Robert Andrews, John Barrow, Melissa Bean, Sanford Bishop, Dan Boren, Leonar d Boswell, Allen Boyd, Sherrod Brown, Ben Chandler, Bud Cramer, Henry Cuellar, Artur Davis, Lincoln Davis, Chet Edwards, Bob Etheridge, Harold Ford, Bart Gordon, Stephanie Herseth, Brian Higgins, Tim Holden, Jim Marshall, Jim Matheson, Mike McIntyre, Charles Melancon, Michael Michaud, Dennis Moore, Collin Peterson, Earl Pomeroy, Mike Ross, John Salazar, David Scott, John Spratt, John Tanner, Gene Taylor

First of all, let's note that that's a lot of dudes.  My gender is laaaame.  Ok, second of all, it's pretty clear that voting for Habeas is not a flip-flop against the MCA, since they are different bills, and momentum from leadership can move some of these votes.  Third, Ike Skelton, who is a very conservative Democrat, is committed to the restoration of habeas corpus, which is helpful in terms of convincing a lot of these members that they aren't solely associating with liberals here.

Early next week, it's being reported that Tauscher and Skelton are going to 'drop a bill' restoring habeas.  It's not clear what this bill will say, and if it will be as strong as Nadler's bill.  What will happen is that this is going to go through both the Judiciary and Armed Services Committees before hitting the floor.  The timing for this to go to the floor is in June at the earliest, since floor time is tough to come by.  The move for a habeas restoration in the DoD Authorization was a quick attempt to stick the bill that looks like it failed, though it's still possible to bring the habeas restoration amendment to the floor during the DoD authorization debate.  It wasn't done openly, but you can read the code in the editorials in the NYT and the Washington Post. The insiders were in the know.

There are lots of strategic openings with habeas, and lobbyists and different player are trying different tactics.  Some of them are open and many of them are not.  There are different rumors flying around, some of which pan out and some don't.  What I heard on Tuesday from a well-placed source, while not inaccurate, was certainly out-of-date by the time she told me.  That's why I wrote at the time that it was an outside shot.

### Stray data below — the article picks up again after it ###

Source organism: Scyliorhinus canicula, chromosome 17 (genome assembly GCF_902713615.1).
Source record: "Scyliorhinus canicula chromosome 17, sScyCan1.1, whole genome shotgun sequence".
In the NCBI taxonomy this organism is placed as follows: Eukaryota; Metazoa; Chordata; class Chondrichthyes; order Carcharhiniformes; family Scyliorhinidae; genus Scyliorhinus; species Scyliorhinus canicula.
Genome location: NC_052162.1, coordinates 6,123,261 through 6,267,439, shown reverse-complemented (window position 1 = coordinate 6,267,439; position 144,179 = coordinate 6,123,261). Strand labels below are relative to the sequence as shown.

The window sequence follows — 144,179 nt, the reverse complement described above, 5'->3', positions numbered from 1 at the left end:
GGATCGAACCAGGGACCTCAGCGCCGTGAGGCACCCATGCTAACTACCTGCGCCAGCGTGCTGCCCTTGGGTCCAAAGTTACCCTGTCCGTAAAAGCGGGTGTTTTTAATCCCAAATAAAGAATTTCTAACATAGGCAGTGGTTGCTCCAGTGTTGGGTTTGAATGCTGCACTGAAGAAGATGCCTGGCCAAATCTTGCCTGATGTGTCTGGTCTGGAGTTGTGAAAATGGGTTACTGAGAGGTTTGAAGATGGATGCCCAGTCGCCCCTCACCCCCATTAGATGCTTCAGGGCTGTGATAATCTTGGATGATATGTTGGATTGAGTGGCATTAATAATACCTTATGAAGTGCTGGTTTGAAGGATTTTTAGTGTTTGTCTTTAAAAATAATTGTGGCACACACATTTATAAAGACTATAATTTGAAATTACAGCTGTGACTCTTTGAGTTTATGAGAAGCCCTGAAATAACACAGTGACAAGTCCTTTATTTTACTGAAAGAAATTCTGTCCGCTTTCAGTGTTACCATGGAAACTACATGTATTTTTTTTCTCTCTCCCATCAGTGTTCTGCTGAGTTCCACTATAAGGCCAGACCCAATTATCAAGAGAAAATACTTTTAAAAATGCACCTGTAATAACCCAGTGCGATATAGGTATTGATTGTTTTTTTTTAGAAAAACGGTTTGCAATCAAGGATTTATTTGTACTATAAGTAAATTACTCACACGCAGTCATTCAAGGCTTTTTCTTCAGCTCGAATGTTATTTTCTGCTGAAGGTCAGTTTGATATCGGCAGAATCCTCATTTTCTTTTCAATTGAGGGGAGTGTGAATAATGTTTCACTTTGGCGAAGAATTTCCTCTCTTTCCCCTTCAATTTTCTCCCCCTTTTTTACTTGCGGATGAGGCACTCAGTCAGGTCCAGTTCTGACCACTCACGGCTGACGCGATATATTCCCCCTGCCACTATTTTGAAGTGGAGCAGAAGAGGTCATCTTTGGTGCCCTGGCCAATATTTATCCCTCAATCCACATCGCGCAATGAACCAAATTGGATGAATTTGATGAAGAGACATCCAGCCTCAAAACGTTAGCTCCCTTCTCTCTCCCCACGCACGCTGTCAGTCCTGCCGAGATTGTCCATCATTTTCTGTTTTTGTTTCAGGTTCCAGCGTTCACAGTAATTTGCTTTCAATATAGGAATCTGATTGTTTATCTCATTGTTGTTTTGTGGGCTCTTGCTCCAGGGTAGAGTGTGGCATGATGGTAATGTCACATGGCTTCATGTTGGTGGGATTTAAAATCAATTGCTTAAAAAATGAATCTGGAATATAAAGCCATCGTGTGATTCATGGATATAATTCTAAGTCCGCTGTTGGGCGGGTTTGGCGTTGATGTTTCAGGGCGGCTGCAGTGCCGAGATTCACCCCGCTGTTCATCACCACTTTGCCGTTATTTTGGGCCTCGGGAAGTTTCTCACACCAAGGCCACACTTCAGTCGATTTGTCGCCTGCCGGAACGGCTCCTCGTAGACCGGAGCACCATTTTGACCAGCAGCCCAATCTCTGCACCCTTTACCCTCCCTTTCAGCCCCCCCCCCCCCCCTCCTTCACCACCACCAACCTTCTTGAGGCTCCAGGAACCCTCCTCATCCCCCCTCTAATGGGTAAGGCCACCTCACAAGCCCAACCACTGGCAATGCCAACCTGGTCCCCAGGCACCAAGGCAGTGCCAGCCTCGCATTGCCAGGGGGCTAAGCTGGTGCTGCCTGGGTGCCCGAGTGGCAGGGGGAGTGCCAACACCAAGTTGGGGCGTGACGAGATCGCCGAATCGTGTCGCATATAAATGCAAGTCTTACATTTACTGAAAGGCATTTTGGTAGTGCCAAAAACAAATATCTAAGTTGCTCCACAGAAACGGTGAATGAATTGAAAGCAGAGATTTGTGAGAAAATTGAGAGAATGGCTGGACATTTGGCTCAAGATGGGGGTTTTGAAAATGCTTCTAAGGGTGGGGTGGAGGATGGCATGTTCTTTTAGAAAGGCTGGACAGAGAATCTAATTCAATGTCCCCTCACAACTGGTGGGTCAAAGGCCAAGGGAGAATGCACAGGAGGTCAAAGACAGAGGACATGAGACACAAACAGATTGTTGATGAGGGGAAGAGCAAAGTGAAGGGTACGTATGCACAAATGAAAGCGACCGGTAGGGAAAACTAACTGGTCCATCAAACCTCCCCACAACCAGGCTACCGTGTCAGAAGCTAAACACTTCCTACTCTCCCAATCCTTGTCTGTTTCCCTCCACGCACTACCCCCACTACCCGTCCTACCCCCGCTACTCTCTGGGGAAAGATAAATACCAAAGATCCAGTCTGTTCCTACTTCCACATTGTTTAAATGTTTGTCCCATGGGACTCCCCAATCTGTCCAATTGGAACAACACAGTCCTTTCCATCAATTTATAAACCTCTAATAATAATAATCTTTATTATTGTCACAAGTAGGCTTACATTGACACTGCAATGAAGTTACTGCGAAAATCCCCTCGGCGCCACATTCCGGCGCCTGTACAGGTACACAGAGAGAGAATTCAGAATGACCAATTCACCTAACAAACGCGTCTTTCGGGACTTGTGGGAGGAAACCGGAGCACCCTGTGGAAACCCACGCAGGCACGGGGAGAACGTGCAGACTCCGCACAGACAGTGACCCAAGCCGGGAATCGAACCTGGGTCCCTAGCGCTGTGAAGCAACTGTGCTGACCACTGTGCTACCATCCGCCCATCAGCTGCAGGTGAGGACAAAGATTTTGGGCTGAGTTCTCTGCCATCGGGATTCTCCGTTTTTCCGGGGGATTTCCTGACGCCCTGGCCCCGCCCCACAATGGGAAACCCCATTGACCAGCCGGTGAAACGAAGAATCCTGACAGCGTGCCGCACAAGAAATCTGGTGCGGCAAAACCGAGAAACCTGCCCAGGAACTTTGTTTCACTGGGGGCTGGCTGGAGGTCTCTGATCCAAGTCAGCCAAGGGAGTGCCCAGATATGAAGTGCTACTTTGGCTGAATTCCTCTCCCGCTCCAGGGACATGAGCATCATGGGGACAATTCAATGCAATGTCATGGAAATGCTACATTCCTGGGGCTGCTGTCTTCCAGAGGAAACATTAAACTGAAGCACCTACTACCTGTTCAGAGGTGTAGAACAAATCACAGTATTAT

Long story short, here's the essential roadmap, along with our role.  It's never entirely clear how to move something through Congress.  There are 435 members and thousands of people involved.  We need to take advantage of every single opportunity to put pressure on our members.  There are times when legislative changes can be snuck into bills, and if members know that they have felt pressure on a related issue, they will be more likely to sneak our stuff in there or look out and object to bad stuff being put in there.

I have one other observation.  Sometimes we'll need to put pressure on Blue Dogs, but sometimes we'll need to put pressure on progressives.  Some progressives will just not vote for certain types of legislative vehicles, like the DoD Authorization, because they don't want to legimitize our use of the military.  The 37 members that voted 'no' in 2006 for the DoD Authorization bill are after the flip.  Most of these members understand and will vote for something like the DoD Authorization if it has a habeas restoration in, but we need to make sure that they do in fact do this.  This DoD Authorization bill has some good stuff in it, like Walter Reed changes, cuts in missile defense, and global warming initiatives, and it may get vetoed regardless.  But the squeeze between progressives and Blue Dogs is a tight one, and will have to be managed for most important bills going through Congress.

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Where's Your Core?

I remember having a conversation with a friend going off to join the Obama campaign awhile ago, and I brought up a bunch of generic criticisms.  He hasn't done anything in the Senate, he triangulates against the left, etc.  And she turned to me and said 'Matt, but don't you get it?  He's one of us.' It was an interesting comment, one that I think courses through a lot of the Obama supporting community.  He's asking for a different type of politics, therefore he's asking for my type of politics.  But is that really the case?  Here's a good example, an article on Obama's economic team.  Former Bush officials Greg Mankiw lavished praise on his crew as a group of technically excellent economists that are "left of the political center, as one would expect, but only slightly".